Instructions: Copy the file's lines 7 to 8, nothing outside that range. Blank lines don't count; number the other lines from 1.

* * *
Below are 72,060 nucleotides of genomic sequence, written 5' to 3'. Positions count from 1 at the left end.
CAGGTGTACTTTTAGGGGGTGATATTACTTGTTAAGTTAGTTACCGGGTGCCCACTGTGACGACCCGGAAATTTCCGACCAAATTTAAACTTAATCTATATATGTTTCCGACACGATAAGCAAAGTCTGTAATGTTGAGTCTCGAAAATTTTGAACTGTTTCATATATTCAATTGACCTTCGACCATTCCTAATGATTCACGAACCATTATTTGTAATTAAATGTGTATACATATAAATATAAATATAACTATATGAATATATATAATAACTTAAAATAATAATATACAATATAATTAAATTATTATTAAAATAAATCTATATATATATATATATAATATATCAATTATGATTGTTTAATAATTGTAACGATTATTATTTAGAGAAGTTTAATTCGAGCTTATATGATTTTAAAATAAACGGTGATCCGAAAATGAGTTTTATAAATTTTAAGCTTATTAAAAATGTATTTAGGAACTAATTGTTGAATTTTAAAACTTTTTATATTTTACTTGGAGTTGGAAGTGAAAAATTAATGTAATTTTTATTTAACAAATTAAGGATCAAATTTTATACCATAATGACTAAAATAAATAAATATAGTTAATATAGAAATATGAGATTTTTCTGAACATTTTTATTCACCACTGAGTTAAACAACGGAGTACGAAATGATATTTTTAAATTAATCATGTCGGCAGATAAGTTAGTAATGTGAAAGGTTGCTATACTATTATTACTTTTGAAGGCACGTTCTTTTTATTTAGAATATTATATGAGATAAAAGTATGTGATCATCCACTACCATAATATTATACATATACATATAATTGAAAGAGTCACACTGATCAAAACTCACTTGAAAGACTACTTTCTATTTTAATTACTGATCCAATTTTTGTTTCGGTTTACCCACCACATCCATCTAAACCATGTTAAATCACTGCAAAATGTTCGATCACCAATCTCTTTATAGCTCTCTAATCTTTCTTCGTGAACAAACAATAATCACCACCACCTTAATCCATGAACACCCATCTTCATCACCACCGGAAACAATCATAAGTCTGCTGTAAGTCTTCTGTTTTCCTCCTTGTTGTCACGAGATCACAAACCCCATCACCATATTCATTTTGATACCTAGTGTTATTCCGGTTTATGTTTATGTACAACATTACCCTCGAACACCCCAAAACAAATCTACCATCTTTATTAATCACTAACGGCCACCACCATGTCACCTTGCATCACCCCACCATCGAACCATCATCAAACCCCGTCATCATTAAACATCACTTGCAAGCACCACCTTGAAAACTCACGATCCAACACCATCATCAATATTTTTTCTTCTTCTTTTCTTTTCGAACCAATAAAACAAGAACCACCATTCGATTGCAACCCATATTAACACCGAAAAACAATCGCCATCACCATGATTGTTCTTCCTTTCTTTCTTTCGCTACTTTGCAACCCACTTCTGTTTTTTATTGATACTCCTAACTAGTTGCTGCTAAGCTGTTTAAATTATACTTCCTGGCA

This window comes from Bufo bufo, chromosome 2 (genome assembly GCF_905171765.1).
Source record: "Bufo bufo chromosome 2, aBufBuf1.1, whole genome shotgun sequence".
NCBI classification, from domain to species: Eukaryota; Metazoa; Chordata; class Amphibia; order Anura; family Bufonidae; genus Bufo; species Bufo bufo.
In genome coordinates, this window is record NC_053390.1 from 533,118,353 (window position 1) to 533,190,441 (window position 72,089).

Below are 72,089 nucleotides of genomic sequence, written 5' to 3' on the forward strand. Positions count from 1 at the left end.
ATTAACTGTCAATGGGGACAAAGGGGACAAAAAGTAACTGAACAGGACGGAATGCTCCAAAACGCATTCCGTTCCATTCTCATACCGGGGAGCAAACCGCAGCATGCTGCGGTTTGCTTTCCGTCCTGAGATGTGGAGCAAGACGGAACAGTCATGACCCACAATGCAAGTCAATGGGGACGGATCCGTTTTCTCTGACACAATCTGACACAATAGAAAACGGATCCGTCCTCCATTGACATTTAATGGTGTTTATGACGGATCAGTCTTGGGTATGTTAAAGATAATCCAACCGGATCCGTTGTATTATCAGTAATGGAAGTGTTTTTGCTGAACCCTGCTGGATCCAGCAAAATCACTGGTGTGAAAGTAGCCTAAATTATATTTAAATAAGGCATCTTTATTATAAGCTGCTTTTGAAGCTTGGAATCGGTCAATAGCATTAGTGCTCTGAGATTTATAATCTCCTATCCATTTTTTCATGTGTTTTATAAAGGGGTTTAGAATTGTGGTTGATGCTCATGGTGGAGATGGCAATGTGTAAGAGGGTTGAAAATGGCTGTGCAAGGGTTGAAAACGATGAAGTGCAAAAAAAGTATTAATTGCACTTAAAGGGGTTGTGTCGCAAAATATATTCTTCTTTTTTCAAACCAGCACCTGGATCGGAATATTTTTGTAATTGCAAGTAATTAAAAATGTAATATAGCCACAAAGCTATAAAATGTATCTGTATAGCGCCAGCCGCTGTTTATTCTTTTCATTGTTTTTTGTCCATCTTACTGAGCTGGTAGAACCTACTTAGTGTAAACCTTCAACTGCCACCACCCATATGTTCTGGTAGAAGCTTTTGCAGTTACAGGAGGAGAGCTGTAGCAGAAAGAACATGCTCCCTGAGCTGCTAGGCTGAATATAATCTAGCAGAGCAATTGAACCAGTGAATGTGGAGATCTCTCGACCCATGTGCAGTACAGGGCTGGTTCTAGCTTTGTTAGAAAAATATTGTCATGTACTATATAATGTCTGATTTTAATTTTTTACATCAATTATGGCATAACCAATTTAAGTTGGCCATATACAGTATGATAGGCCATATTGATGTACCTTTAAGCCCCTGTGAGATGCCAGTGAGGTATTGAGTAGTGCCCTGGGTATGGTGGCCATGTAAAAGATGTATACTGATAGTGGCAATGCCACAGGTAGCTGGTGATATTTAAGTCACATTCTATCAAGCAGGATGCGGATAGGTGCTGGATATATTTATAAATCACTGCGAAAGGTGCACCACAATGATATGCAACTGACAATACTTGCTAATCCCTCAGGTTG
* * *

Below are 72,089 nucleotides of genomic sequence, written 5' to 3' on the forward strand. Positions count from 1 at the left end.
ATTAACTGTCAATGGGGACAAAGGGGACAAAAAGTAACTGAACAGGACGGAATGCTCCAAAACGCATTCCGTTCCATTCTCATACCGGGGAGCAAACCGCAGCATGCTGCGGTTTGCTTTCCGTCCTGAGATGTGGAGCAAGACGGAACAGTCATGACCCACAATGCAAGTCAATGGGGACGGATCCGTTTTCTCTGACACAATCTGACACAATAGAAAACGGATCCGTCCTCCATTGACATTTAATGGTGTTTATGACGGATCAGTCTTGGGTATGTTAAAGATAATCCAACCGGATCCGTTGTATTATCAGTAATGGAAGTGTTTTTGCTGAACCCTGCTGGATCCAGCAAAATCACTGGTGTGAAAGTAGCCTAAATTATATTTAAATAAGGCATCTTTATTATAAGCTGCTTTTGAAGCTTGGAATCGGTCAATAGCATTAGTGCTCTGAGATTTATAATCTCCTATCCATTTTTTCATGTGTTTTATAAAGGGGTTTAGAATTGTGGTTGATGCTCATGGTGGAGATGGCAATGTGTAAGAGGGTTGAAAATGGCTGTGCAAGGGTTGAAAACGATGAAGTGCAAAAAAAGTATTAATTGCACTTAAAGGGGTTGTGTCGCAAAATATATTCTTCTTTTTTCAAACCAGCACCTGGATCGGAATATTTTTGTAATTGCAAGTAATTAAAAATGTAATATAGCCACAAAGCTATAAAATGTATCTGTATAGCGCCAGCCGCTGTTTATTCTTTTCATTGTTTTTTGTCCATCTTACTGAGCTGGTAGAACCTACTTAGTGTAAACCTTCAACTGCCACCACCCATATGTTCTGGTAGAAGCTTTTGCAGTTACAGGAGGAGAGCTGTAGCAGAAAGAACATGCTCCCTGAGCTGCTAGGCTGAATATAATCTAGCAGAGCAATTGAACCAGTGAATGTGGAGATCTCTCGACCCATGTGCAGTACAGGGCTGGTTCTAGCTTTGTTAGAAAAATATTGTCATGTACTATATAATGTCTGATTTTAATTTTTTACATCAATTATGGCATAACCAATTTAAGTTGGCCATATACAGTATGATAGGCCATATTGATGTACCTTTAAGCCCCTGTGAGATGCCAGTGAGGTATTGAGTAGTGCCCTGGGTATGGTGGCCATGTAAAAGATGTATACTGATAGTGGCAATGCCACAGGTAGCTGGTGATATTTAAGTCACATTCTATCAAGCAGGATGCGGATAGGTGCTGGATATATTTATAAATCACTGCGAAAGGTGCACCACAATGATATGCAACTGACAATACTTGCTAATCCCTCAGGTTG